This content is rather stale and unlikely to see further development.
GitHub makes a wonderful platform on which to run a course. I’ve been doing this on github.com since 2014 in STAT 545, an 80-student grad course in data analysis with R, and in a second large, code-intensive graduate course in statistical genomics. We’re running all of the courses for UBC’s Master of Data Science program off a private instance of GitHub Enterprise hosted in Canada.
For the instructor
- If you already use Git/GitHub, it’s extremely efficient to use the same workflows to manage course materials, student work, and communication with students and TAs.
- When I switched to Git/GitHub and R Markdown, abandoning my old “system” of accepting all manner of stuff as email attachments? It was the first time I actually ran the code in my students’ final projects, because it was so easy to get it on my computer in an organized fashion. I even made some corrections as pull requests!
- If you’re still in your early days with Git/GitHub, the sheer volume of operations and regular small deadlines will increase your mastery very quickly. Practice makes perfect! However, I would not recommend running a course on GitHub as your first substantial version control project.
For the students
- I have found that students adjust to Git/GitHub fairly quickly and genuinely like it. They find it gratifying to see their beautiful, figure-rich R Markdown reports up on the internet. Since it’s easy to expose their work within the class, we do a lot of peer review. I find that expertise spreads around the class like a virus. That applies to the main course substance as well as workflow.
- Many students are specifically interested in learning Git and GitHub, as a complement to the coding and analytical skills we teach in these courses. The fact that we use it for course mechanics kills two birds with one stone. Teaching the use of distributed version control is a valid pedagogical goal in and of itself.
GitHub’s Organizations/Teams and API have changed over the 3+ years we’ve been doing this, so my approach has evolved over time and is also shaped by hard experience.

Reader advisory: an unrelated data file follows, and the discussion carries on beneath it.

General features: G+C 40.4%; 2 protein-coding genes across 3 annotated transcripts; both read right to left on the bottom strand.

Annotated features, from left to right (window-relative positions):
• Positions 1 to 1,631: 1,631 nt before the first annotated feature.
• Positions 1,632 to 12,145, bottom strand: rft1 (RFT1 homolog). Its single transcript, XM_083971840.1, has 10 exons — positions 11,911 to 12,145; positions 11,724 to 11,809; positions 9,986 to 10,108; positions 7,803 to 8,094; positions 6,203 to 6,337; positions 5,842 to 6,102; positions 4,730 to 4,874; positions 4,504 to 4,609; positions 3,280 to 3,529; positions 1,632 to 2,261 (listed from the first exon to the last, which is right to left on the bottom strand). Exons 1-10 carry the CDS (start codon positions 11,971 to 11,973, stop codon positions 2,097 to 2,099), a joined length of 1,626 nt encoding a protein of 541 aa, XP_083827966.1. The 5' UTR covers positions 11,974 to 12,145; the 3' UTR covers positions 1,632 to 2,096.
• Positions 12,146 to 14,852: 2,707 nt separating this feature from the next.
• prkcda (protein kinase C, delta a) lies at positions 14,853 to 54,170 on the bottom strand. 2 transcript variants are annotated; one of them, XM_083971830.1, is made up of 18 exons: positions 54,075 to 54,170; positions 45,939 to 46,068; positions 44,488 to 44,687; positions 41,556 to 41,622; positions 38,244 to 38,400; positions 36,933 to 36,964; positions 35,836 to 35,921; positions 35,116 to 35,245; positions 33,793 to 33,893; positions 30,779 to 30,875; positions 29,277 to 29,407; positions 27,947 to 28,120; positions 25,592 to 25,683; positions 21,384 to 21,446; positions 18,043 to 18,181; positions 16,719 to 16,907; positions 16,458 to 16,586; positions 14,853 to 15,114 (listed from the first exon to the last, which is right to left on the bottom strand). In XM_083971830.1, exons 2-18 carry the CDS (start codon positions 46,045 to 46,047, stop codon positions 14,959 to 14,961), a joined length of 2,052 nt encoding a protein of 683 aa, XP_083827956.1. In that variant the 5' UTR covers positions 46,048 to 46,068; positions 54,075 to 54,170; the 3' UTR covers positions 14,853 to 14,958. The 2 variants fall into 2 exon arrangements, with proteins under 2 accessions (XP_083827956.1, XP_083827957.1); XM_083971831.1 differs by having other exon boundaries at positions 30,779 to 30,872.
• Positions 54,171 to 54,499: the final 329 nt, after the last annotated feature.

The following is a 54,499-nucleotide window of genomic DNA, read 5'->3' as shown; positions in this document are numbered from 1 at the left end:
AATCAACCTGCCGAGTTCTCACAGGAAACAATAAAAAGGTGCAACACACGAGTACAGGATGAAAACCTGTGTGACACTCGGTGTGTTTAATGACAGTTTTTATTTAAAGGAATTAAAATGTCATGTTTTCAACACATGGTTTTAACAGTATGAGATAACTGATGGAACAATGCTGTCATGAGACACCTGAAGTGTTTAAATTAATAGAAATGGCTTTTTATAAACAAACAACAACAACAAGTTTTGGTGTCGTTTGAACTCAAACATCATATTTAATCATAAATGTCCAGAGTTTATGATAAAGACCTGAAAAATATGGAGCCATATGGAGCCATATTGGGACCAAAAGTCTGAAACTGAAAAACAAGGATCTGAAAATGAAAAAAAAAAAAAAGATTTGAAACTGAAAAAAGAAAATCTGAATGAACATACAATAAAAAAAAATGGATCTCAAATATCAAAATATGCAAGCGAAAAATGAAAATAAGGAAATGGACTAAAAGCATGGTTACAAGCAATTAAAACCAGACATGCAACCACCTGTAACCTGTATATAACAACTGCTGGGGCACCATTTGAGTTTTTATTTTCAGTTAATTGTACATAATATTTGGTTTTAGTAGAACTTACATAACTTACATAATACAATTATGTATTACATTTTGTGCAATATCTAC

Create an Organization for the course.
- Immediately request an Education discount for the Organization, so that you get unlimited private repos.
- Have your students register for free, personal GitHub accounts.
- Encourage them to request an Education discount on their own behalf (aka “student developer pack”). But rest assured, nothing you need for your course machinery will depend on this.
- Get the GitHub usernames from your students – we use a Shiny app! – plus some shred of information that allows you link them back to your official course list.
- Create a students Team and a TA Team. I make such teams for each run of the course, e.g.
- Invite students to join your course organization and the students team. Ditto for TAs and the TA team.
- Create a canonical name for each student, based on the official course list, i.e.
- Create a repository for each student, using the student’s canonical name.
- This is a private repository within the course Organization.
- I turn wikis off and either let GitHub auto-initialize or immediately push files, including a README, into the repos.
- Give the student team read or pull access to each student’s repo. Yes, this allows them to see each others work. I discuss this elsewhere.
- Give the TA team write or push access to each student’s repo.
- Add the student as collaborator with write or push access.
- Unwatch these repos personally! Wow such notification.
What you should NOT do (voice of experience, here):
Do NOT allow students to create their own repositories.
- You will have a naming convention and they will never, ever, ever follow it.